The U.S. Catholic Church has come a long way since the Boston Globe broke open the clergy child-sexual-abuse scandal two years ago, showing complicity in cover-up at the top. The Globe's Pulitzer PrizeÐwinning series revealed that Cardinal Bernard Law had knowingly transferred a habitually abusive priest to another diocese without informing officials there about him. It told of 70 Boston-area priests accused of sexual molestation of minors. Other cases emerged across the nation, involving more bishops and dioceses and accusations of abuse. New alleged victims came forward; their lawyers filed thousands of claims against dioceses.
Under intense public pressure, the nation's Catholic bishops met in Dallas in June 2002 and adopted a zero-tolerance sex-abuse policy, the Charter for the Protection of Children and Young People. Among other things, it required removal of guilty clergy from all public ministry and work, criminal background checks of all diocesan priests and lay personnel working with minors, written codes of conduct, and training of workers about how to avoid abuse and report it to authorities when they spot it.
The bishops also created a watchdog Office of Child and Youth Protection and appointed a former FBI agent, Kathleen McChesney, to head it. They set up a lay board to review abuse allegations and called for annual check-up audits to verify compliance with the charter.
For the first audit, they contracted with the Gavin Group of Boston, led by a former assistant director of the FBI and lifelong Catholic, William Gavin, to conduct it. He sent 54 investigators, 50 of them ex-FBI agents, in teams to gather information from the church's 195 dioceses. They collected data from diocesan officials and interviewed bishops, clergy, diocesan staffers, prosecutors, attorneys, anonymous victims who had come forward since 2002, and alleged abusers. The findings were announced at a press conference in Washington last week.
The Gavin report said 90 percent of the 195 dioceses were in compliance with the charter's mandates, though many needed to work at fuller implementation, especially in the area of victim outreach. Of the 20 dioceses not compliant (including New York, Omaha, Anchorage, Memphis, Arlington, Va., and Honolulu), most said they expected to be within several months. The auditors flunked the Diocese of Davenport, Iowa, because they found unacceptable its bishop's insistence that due to ongoing litigation a diocesan lawyer be present during all interviews, including with victims and prosecutors.
To avoid possible legal entanglements themselves, the auditors didn't inspect church personnel records or ask for the names of alleged abusers or their victims. (Doing so would have enabled the investigators to verify whether bishops were transferring offenders between dioceses.) Other than that, Mr. Gavin insisted, "we had free rein." They also didn't examine religious orders like the Jesuits or Franciscans, which account for about one-third of Catholic priests.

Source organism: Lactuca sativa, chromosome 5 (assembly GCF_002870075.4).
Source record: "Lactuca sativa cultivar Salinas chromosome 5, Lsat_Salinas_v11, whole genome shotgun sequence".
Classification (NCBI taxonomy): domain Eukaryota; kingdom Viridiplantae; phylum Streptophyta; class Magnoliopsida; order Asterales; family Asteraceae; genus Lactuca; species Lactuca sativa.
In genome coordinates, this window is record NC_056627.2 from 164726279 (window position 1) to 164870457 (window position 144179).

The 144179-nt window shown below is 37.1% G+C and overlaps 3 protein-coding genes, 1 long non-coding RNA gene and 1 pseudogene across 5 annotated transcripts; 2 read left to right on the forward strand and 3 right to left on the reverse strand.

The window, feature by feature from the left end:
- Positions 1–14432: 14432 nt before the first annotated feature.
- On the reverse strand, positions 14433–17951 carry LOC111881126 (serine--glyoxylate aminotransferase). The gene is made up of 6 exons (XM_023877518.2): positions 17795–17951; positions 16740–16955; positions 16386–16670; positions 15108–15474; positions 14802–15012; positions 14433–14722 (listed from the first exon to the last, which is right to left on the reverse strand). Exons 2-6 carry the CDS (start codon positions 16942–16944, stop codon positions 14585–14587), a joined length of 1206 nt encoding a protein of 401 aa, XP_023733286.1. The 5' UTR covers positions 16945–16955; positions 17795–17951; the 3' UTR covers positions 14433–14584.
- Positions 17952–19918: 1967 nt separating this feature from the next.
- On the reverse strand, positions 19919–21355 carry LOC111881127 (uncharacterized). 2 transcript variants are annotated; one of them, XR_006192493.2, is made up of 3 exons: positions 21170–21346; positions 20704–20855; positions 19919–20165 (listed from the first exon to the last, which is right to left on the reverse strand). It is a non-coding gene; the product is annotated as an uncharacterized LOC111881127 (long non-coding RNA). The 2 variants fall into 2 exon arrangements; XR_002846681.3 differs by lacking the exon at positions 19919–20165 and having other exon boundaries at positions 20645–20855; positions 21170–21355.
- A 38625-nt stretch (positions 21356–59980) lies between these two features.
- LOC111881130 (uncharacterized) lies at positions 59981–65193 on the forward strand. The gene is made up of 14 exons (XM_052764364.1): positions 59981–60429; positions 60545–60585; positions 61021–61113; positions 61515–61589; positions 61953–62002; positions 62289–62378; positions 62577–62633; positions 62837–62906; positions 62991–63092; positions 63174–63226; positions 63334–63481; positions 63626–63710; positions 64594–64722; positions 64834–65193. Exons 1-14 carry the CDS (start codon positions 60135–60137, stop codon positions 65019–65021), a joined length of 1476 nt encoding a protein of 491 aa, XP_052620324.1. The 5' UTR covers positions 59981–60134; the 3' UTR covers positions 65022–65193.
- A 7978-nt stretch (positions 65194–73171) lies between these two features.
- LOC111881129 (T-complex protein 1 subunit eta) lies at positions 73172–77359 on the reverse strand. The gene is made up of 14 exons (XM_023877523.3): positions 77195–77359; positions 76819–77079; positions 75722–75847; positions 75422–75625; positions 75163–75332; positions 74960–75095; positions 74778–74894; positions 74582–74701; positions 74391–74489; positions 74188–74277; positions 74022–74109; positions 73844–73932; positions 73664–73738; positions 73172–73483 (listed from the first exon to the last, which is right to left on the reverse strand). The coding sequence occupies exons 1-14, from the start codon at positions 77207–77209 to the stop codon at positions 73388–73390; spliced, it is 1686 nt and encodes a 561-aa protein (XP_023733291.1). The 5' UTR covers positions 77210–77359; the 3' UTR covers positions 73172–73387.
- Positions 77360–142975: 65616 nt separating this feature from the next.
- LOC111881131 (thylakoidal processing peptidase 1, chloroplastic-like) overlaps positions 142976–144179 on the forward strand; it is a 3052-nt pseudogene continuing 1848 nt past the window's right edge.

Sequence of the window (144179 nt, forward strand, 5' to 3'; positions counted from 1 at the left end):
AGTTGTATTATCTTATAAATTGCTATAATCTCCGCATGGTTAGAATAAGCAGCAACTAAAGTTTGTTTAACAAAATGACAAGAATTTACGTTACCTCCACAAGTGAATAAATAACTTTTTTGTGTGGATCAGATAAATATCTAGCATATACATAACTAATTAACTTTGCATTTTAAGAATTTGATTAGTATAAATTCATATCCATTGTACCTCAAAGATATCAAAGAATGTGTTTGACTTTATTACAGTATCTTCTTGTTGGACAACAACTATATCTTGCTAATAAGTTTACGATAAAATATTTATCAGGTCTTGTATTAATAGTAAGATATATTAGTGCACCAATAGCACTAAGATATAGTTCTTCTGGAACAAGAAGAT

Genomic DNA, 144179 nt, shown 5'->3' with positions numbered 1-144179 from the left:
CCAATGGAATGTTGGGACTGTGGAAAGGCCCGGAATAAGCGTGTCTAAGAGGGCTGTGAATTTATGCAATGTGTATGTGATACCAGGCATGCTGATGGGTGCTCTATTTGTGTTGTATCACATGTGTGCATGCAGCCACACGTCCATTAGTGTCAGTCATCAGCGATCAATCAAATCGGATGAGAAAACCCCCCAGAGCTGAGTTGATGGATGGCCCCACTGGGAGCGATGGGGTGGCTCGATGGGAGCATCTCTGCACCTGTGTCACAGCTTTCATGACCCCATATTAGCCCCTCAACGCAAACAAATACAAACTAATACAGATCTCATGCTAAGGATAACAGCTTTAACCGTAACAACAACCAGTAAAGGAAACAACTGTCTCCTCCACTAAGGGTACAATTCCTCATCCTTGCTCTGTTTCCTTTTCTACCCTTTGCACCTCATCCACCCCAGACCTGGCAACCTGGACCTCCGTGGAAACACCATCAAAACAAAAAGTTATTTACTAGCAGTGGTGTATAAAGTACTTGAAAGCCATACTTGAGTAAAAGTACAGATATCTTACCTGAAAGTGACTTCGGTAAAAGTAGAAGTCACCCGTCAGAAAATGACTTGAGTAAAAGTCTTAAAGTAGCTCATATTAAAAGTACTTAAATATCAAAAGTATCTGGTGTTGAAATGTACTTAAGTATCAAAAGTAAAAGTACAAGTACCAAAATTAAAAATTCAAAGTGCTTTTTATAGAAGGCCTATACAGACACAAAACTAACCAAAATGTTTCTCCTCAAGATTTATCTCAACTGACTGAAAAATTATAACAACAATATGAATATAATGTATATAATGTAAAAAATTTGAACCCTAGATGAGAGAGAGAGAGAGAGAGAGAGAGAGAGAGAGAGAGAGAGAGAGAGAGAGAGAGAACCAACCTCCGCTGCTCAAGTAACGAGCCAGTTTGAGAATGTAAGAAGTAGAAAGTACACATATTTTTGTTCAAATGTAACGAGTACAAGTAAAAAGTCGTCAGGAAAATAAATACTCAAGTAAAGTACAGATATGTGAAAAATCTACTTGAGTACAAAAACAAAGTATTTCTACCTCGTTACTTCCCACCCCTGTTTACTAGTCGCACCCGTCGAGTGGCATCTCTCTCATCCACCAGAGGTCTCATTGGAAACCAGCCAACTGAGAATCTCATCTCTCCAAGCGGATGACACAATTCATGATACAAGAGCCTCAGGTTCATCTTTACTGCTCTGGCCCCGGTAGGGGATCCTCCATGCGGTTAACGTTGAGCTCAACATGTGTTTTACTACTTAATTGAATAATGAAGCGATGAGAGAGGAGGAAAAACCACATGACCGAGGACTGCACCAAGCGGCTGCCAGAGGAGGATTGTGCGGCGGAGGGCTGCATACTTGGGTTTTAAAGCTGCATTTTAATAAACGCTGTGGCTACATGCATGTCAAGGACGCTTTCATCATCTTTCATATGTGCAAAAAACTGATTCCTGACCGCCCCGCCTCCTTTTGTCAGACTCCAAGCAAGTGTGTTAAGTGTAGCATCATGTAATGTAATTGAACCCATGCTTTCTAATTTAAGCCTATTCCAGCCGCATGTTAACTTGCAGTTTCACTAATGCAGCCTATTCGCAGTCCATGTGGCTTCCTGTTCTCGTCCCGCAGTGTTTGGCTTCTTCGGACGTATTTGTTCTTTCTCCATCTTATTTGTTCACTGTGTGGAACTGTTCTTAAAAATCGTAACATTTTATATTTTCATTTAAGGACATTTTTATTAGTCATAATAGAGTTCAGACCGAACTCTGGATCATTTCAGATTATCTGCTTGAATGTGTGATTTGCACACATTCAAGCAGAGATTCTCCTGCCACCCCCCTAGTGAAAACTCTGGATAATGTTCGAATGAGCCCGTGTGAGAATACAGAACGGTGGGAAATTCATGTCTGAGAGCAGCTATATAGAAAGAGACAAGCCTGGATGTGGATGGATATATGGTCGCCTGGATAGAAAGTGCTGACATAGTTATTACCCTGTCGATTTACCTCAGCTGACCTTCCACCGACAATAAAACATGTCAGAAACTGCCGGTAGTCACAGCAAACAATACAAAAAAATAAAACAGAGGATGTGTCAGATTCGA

Victims' advocacy groups found fault with the Gavin audit. Mark Serrano of Survivors Network for Those Abused by Priests (SNAP) told reporters he is pleased to see dioceses implementing safety programs. But, he added, "the audit process was simply glorified self-reporting" because the auditors largely "relied on information given to them" by bishops responsible for the mess in the first place.
But Ms. McChesney insisted the report was fair and reliable. Another bishop-commissioned study, scheduled for release next month, will attempt to tally the number of sexual-abuse cases that dioceses processed for the past 50 years, how many priests were accused, and how many were removed from ministry. Some bishops have refused to cooperate with that survey, carried out by the John Jay School of Criminal Justice in New York City, and have claimed that its methodology is flawed.
Future audits are likely to include the number of allegations, actions against priests, and victims, as well as documentable financial costs-which are multiplying rapidly. Settlements could soar into hundreds of millions of dollars nationwide and force some dioceses into bankruptcy. Diocesan officials attempt to assess which accusations are "credible" and then negotiate settlements, to the chagrin of insurance companies, who would prefer to slug out suspect allegations in court.
In California, at least 800 new cases were filed to meet a Dec. 31 deadline. Some legal analysts said the cases could result in the largest damage award ever against the Catholic Church. The U.S. Supreme Court in June overturned a state law that had erased the statute of limitations for molestation in criminal cases. That left victims with old molestation charges recourse to civil suits only. The state last January lifted for one year the statute of limitations for such civil suits. Previously, and as of Jan. 1, alleged victims could sue only until their 26th birthday or three years after discovering they had emotional problems linked to molestation.
The scandal has taken its toll on all sides. Some church leaders complain about lack of due process for clergy who may be innocent of charges by some supposed victims seeking money from the church. In New York, 69 priests last month signed a petition addressed to Cardinal Edward Egan, who has suspended 14 priests following accusations of molestation. The petition said morale among priests "is at an all-time low," partly because the archdiocese has failed to support its clergy and has given the impression that all men who are accused are "damaged goods."